Lee Smith Posted November 17, 2022 Share Posted November 17, 2022 I wanted to share my first-time experience winterizing my new (new to me) 2004 Signature Conquest. I tend to thoroughly research everything and could not do so without this forum. I want to express my sincere appreciation to the founders, administrators and members for making this all possible. My findings are as follows: Based on my research, I choose to use propylene glycol-based RV antifreeze instead of the more common and cheaper ethanol-based RV antifreeze: Ethanol mixed or pure is flammable and may harm the plumbing faucet rubber seals. Advertisements for RV antifreeze are misleading. Most contain a mixture of ethanol and glycol which many times is only specified as a potential range by percent of each. I responded to a NAPA propylene glycol internet search and went to pick it up. Much to my dismay I read the lable and found it to be a mixture with ethanol. It was pink. Fortunately, the store had a small stock of propylene glycol-based RV antifreeze from a prior customer special order. It was blue. Based on my in-store experience, I went online and found this specification for the offered propylene glycol (see this link): -100 WinterSafe RV Anti-Freeze - Non-Toxic PG (starbrite.com). Ethanol-based RV antifreeze looks like me to be always pink in color and sells for around $4 to $10. Propylene glycol RV antifreeze looks like me to be always blue in color and sells for around $33 to +++. It is pricy but I found it at Napa online for 20% off (quantity discount) and free ship to home (see this link): Antifreeze / RV Recreational Vehicle StarBrite 1 GAL NCB 31500 | Buy Online - NAPA Auto Parts (napaonline.com) . There are probably other places to buy but this is what I settled on. I hope to be able to recover and re-use my expensive propylene glycol RV anti-freeze. Here is a picture of the propylene glycol I used: I looked at a lot of systems that were advertised to make the introduction of the RV anti-freeze easier. It turned out that a simple city water supply hose attachment to use 40 psi air pressure to remove the water remaining after a tank drain and the attachment of a short extension to the freshwater tube feeding the water pump in my Aqua-Hot bay was the easiest to use, fast and also the most economical. I used 1/2" ID poly tube from ACE Hardware and bought small hose clamps to match. I removed my filters but chose not to bypass due to expense and space requirements. This method uses a little more glycol but looks least likely to introduce leaks. And was also based on my neophyte plumbing experience. Plus, no RV anti-freeze had to be put in the water tank. Also, the air blow-out let me use less RV anti-freeze. I used 7 gallons including the washer/dryer combo and tank back-flush system. I just followed the directions for each in my coach manual. Here is a picture of my water pump connections: Link to comment Share on other sites More sharing options...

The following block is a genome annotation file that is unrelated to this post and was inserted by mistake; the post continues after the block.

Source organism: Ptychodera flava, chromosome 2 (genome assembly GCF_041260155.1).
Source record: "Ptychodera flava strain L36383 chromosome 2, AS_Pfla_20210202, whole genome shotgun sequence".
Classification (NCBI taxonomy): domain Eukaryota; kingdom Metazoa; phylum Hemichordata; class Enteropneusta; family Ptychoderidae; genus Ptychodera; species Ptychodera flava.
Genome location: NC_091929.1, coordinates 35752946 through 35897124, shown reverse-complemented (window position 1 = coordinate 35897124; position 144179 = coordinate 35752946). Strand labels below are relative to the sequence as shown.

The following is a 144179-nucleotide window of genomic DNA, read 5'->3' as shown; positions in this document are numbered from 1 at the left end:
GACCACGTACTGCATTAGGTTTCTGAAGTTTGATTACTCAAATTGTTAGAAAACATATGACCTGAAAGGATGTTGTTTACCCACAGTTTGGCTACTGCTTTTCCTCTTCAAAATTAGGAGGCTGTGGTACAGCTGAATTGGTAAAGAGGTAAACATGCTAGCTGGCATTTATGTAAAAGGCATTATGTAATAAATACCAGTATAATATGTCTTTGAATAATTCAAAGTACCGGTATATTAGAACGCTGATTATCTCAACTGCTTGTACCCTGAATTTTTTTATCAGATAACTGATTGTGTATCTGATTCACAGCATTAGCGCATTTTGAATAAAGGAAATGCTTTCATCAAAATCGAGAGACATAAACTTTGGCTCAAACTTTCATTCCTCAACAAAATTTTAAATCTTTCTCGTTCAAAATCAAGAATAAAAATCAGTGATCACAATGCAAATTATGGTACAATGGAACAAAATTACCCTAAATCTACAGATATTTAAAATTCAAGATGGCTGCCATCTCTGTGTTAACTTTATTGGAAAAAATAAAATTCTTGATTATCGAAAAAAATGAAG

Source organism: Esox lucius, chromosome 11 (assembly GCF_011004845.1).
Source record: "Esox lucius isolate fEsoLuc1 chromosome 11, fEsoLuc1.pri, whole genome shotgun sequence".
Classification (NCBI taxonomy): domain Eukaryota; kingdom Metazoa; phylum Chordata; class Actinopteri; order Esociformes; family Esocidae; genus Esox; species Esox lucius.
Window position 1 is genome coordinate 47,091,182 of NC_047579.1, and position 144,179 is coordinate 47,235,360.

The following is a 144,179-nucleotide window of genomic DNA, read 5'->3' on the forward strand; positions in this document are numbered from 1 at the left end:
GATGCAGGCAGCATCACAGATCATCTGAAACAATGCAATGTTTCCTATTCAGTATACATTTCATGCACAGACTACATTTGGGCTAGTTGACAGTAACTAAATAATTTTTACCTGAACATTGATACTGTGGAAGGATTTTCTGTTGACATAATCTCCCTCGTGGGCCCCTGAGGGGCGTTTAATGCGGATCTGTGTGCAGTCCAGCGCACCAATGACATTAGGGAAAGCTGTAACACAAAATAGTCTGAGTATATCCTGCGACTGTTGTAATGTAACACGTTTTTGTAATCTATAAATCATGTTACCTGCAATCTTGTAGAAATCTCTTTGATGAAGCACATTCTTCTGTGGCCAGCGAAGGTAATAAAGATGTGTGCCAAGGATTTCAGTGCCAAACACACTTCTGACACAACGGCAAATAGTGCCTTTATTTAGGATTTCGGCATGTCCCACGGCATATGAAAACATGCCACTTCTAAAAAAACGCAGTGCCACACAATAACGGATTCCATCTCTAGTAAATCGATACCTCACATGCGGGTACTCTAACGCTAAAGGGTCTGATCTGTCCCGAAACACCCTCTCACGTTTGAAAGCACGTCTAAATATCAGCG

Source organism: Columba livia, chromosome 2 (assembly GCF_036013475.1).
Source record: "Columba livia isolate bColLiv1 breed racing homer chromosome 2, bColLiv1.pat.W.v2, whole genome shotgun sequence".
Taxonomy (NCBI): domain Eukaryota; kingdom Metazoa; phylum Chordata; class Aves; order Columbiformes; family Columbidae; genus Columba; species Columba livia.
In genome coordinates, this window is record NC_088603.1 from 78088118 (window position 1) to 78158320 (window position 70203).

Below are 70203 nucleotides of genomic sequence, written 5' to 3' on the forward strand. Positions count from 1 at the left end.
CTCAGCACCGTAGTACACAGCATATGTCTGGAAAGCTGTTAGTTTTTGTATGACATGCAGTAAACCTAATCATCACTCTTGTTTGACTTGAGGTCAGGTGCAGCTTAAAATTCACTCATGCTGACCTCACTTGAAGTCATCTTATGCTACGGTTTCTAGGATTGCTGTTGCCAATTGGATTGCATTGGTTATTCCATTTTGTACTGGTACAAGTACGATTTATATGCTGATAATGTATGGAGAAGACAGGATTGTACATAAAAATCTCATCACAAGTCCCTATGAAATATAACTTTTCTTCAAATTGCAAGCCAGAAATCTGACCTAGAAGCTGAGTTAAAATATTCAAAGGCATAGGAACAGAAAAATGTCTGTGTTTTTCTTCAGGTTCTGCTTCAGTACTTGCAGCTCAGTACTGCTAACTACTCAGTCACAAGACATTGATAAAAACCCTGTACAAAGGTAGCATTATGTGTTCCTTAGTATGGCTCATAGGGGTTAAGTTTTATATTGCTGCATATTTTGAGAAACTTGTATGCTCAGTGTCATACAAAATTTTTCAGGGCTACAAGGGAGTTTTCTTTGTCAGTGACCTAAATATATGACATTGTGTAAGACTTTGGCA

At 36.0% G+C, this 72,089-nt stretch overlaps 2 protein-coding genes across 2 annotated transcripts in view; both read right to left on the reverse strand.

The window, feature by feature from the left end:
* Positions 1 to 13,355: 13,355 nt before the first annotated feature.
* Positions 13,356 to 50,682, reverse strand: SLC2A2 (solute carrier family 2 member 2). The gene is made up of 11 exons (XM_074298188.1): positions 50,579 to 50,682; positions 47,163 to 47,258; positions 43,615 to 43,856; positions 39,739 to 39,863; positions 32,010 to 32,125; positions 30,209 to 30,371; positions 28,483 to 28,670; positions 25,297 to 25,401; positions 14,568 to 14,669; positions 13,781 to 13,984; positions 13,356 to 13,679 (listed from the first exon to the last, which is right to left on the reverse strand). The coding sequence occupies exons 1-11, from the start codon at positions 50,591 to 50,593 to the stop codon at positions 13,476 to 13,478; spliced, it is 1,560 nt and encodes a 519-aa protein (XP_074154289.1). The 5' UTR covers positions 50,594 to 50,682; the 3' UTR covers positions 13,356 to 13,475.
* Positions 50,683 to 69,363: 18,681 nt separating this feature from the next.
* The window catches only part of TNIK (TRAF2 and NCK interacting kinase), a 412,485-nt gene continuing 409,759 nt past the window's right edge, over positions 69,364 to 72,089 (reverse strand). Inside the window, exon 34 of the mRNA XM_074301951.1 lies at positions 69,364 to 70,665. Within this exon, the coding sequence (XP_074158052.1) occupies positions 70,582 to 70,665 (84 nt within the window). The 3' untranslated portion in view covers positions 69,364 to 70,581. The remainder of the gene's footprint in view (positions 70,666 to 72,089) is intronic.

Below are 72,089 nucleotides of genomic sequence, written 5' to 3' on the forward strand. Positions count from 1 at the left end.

Create an account or sign in to comment
You need to be a member in order to leave a comment
Create an account
Sign up for a new account in our community. It's easy!Register a new account
Already have an account? Sign in here.Sign In Now